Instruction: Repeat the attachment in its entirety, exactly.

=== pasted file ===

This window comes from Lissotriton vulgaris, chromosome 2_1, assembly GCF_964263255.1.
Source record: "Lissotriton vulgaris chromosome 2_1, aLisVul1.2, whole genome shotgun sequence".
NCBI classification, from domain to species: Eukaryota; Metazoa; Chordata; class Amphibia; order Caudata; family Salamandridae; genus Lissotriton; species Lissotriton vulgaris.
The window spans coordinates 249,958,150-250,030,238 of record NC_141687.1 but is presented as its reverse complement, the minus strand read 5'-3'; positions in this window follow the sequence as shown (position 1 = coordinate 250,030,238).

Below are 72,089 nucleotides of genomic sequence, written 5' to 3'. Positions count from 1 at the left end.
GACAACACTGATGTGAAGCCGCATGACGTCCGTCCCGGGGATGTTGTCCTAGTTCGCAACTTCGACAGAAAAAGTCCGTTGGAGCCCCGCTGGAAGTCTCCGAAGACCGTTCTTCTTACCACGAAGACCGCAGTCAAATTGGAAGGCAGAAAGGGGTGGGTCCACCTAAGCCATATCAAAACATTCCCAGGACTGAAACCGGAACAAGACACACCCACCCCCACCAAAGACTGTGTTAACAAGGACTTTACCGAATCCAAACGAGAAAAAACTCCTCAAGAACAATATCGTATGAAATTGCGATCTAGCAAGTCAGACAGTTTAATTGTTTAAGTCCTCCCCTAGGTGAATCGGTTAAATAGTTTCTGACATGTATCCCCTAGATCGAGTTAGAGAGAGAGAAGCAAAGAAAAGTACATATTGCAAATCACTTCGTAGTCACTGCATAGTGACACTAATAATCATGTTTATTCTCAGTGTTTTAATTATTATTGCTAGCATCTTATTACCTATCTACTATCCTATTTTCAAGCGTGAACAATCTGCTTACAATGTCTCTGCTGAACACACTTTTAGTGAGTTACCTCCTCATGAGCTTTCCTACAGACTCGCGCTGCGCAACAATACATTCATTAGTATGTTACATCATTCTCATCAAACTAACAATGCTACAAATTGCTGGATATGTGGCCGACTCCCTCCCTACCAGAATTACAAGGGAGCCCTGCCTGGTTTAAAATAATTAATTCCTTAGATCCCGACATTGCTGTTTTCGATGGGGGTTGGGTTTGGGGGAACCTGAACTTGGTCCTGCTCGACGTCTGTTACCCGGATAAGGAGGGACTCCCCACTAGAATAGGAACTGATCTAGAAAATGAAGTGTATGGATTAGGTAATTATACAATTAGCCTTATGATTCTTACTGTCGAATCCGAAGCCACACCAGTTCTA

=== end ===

This window comes from Lissotriton vulgaris, chromosome 2_1, assembly GCF_964263255.1.
Source record: "Lissotriton vulgaris chromosome 2_1, aLisVul1.2, whole genome shotgun sequence".
NCBI classification, from domain to species: Eukaryota; Metazoa; Chordata; class Amphibia; order Caudata; family Salamandridae; genus Lissotriton; species Lissotriton vulgaris.
The window spans coordinates 249,958,150-250,030,238 of record NC_141687.1 but is presented as its reverse complement, the minus strand read 5'-3'; positions in this window follow the sequence as shown (position 1 = coordinate 250,030,238).

Below are 72,089 nucleotides of genomic sequence, written 5' to 3'. Positions count from 1 at the left end.
GACAACACTGATGTGAAGCCGCATGACGTCCGTCCCGGGGATGTTGTCCTAGTTCGCAACTTCGACAGAAAAAGTCCGTTGGAGCCCCGCTGGAAGTCTCCGAAGACCGTTCTTCTTACCACGAAGACCGCAGTCAAATTGGAAGGCAGAAAGGGGTGGGTCCACCTAAGCCATATCAAAACATTCCCAGGACTGAAACCGGAACAAGACACACCCACCCCCACCAAAGACTGTGTTAACAAGGACTTTACCGAATCCAAACGAGAAAAAACTCCTCAAGAACAATATCGTATGAAATTGCGATCTAGCAAGTCAGACAGTTTAATTGTTTAAGTCCTCCCCTAGGTGAATCGGTTAAATAGTTTCTGACATGTATCCCCTAGATCGAGTTAGAGAGAGAGAAGCAAAGAAAAGTACATATTGCAAATCACTTCGTAGTCACTGCATAGTGACACTAATAATCATGTTTATTCTCAGTGTTTTAATTATTATTGCTAGCATCTTATTACCTATCTACTATCCTATTTTCAAGCGTGAACAATCTGCTTACAATGTCTCTGCTGAACACACTTTTAGTGAGTTACCTCCTCATGAGCTTTCCTACAGACTCGCGCTGCGCAACAATACATTCATTAGTATGTTACATCATTCTCATCAAACTAACAATGCTACAAATTGCTGGATATGTGGCCGACTCCCTCCCTACCAGAATTACAAGGGAGCCCTGCCTGGTTTAAAATAATTAATTCCTTAGATCCCGACATTGCTGTTTTCGATGGGGGTTGGGTTTGGGGGAACCTGAACTTGGTCCTGCTCGACGTCTGTTACCCGGATAAGGAGGGACTCCCCACTAGAATAGGAACTGATCTAGAAAATGAAGTGTATGGATTAGGTAATTATACAATTAGCCTTATGATTCTTACTGTCGAATCCGAAGCCACACCAGTTCTA